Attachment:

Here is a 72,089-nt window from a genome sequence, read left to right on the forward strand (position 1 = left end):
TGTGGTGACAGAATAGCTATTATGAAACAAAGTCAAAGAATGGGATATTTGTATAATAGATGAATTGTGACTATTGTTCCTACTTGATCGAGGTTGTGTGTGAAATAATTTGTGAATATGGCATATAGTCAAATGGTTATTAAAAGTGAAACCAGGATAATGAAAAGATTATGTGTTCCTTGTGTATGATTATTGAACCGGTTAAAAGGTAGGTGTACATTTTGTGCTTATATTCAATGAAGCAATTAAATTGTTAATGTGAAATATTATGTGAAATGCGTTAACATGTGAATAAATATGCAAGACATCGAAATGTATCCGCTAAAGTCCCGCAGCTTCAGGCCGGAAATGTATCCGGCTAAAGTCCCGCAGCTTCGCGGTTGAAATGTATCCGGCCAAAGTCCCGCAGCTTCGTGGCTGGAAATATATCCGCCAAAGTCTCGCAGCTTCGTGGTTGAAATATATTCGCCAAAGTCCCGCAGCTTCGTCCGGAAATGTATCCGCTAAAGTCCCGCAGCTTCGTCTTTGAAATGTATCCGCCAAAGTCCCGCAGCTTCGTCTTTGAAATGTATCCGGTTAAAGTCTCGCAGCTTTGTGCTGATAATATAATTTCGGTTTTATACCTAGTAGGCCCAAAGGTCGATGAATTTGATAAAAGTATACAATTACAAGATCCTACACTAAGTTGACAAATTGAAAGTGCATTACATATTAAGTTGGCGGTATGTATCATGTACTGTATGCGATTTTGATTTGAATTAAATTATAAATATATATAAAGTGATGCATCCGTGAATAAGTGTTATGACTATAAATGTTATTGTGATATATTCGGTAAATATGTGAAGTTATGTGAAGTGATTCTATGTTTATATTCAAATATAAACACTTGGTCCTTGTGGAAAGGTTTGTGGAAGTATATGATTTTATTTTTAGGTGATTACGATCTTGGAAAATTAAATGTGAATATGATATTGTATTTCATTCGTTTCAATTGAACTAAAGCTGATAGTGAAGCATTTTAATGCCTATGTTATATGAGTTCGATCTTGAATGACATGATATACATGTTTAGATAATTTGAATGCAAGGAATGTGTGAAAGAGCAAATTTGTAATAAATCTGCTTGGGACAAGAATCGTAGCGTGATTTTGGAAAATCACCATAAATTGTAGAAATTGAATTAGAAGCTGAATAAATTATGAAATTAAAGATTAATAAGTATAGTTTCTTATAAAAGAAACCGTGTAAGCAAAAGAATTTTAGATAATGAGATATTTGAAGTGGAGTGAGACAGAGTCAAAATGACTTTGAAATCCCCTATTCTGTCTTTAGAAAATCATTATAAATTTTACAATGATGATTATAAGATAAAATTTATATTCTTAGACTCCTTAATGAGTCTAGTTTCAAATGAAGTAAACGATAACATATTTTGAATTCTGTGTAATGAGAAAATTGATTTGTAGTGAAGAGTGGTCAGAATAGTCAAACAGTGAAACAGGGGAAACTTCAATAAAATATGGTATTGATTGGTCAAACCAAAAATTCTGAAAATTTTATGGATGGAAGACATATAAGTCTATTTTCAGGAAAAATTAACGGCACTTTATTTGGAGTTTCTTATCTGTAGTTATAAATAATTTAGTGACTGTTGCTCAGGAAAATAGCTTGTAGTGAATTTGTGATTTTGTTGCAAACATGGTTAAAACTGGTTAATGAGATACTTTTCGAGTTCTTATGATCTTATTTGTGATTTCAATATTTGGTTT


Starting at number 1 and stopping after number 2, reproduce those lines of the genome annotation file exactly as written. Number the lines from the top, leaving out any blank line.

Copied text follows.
Here is a 72,089-nt window from a genome sequence, read left to right on the forward strand (position 1 = left end):
TGTGGTGACAGAATAGCTATTATGAAACAAAGTCAAAGAATGGGATATTTGTATAATAGATGAATTGTGACTATTGTTCCTACTTGATCGAGGTTGTGTGTGAAATAATTTGTGAATATGGCATATAGTCAAATGGTTATTAAAAGTGAAACCAGGATAATGAAAAGATTATGTGTTCCTTGTGTATGATTATTGAACCGGTTAAAAGGTAGGTGTACATTTTGTGCTTATATTCAATGAAGCAATTAAATTGTTAATGTGAAATATTATGTGAAATGCGTTAACATGTGAATAAATATGCAAGACATCGAAATGTATCCGCTAAAGTCCCGCAGCTTCAGGCCGGAAATGTATCCGGCTAAAGTCCCGCAGCTTCGCGGTTGAAATGTATCCGGCCAAAGTCCCGCAGCTTCGTGGCTGGAAATATATCCGCCAAAGTCTCGCAGCTTCGTGGTTGAAATATATTCGCCAAAGTCCCGCAGCTTCGTCCGGAAATGTATCCGCTAAAGTCCCGCAGCTTCGTCTTTGAAATGTATCCGCCAAAGTCCCGCAGCTTCGTCTTTGAAATGTATCCGGTTAAAGTCTCGCAGCTTTGTGCTGATAATATAATTTCGGTTTTATACCTAGTAGGCCCAAAGGTCGATGAATTTGATAAAAGTATACAATTACAAGATCCTACACTAAGTTGACAAATTGAAAGTGCATTACATATTAAGTTGGCGGTATGTATCATGTACTGTATGCGATTTTGATTTGAATTAAATTATAAATATATATAAAGTGATGCATCCGTGAATAAGTGTTATGACTATAAATGTTATTGTGATATATTCGGTAAATATGTGAAGTTATGTGAAGTGATTCTATGTTTATATTCAAATATAAACACTTGGTCCTTGTGGAAAGGTTTGTGGAAGTATATGATTTTATTTTTAGGTGATTACGATCTTGGAAAATTAAATGTGAATATGATATTGTATTTCATTCGTTTCAATTGAACTAAAGCTGATAGTGAAGCATTTTAATGCCTATGTTATATGAGTTCGATCTTGAATGACATGATATACATGTTTAGATAATTTGAATGCAAGGAATGTGTGAAAGAGCAAATTTGTAATAAATCTGCTTGGGACAAGAATCGTAGCGTGATTTTGGAAAATCACCATAAATTGTAGAAATTGAATTAGAAGCTGAATAAATTATGAAATTAAAGATTAATAAGTATAGTTTCTTATAAAAGAAACCGTGTAAGCAAAAGAATTTTAGATAATGAGATATTTGAAGTGGAGTGAGACAGAGTCAAAATGACTTTGAAATCCCCTATTCTGTCTTTAGAAAATCATTATAAATTTTACAATGATGATTATAAGATAAAATTTATATTCTTAGACTCCTTAATGAGTCTAGTTTCAAATGAAGTAAACGATAACATATTTTGAATTCTGTGTAATGAGAAAATTGATTTGTAGTGAAGAGTGGTCAGAATAGTCAAACAGTGAAACAGGGGAAACTTCAATAAAATATGGTATTGATTGGTCAAACCAAAAATTCTGAAAATTTTATGGATGGAAGACATATAAGTCTATTTTCAGGAAAAATTAACGGCACTTTATTTGGAGTTTCTTATCTGTAGTTATAAATAATTTAGTGACTGTTGCTCAGGAAAATAGCTTGTAGTGAATTTGTGATTTTGTTGCAAACATGGTTAAAACTGGTTAATGAGATACTTTTCGAGTTCTTATGATCTTATTTGTGATTTCAATATTTGGTTT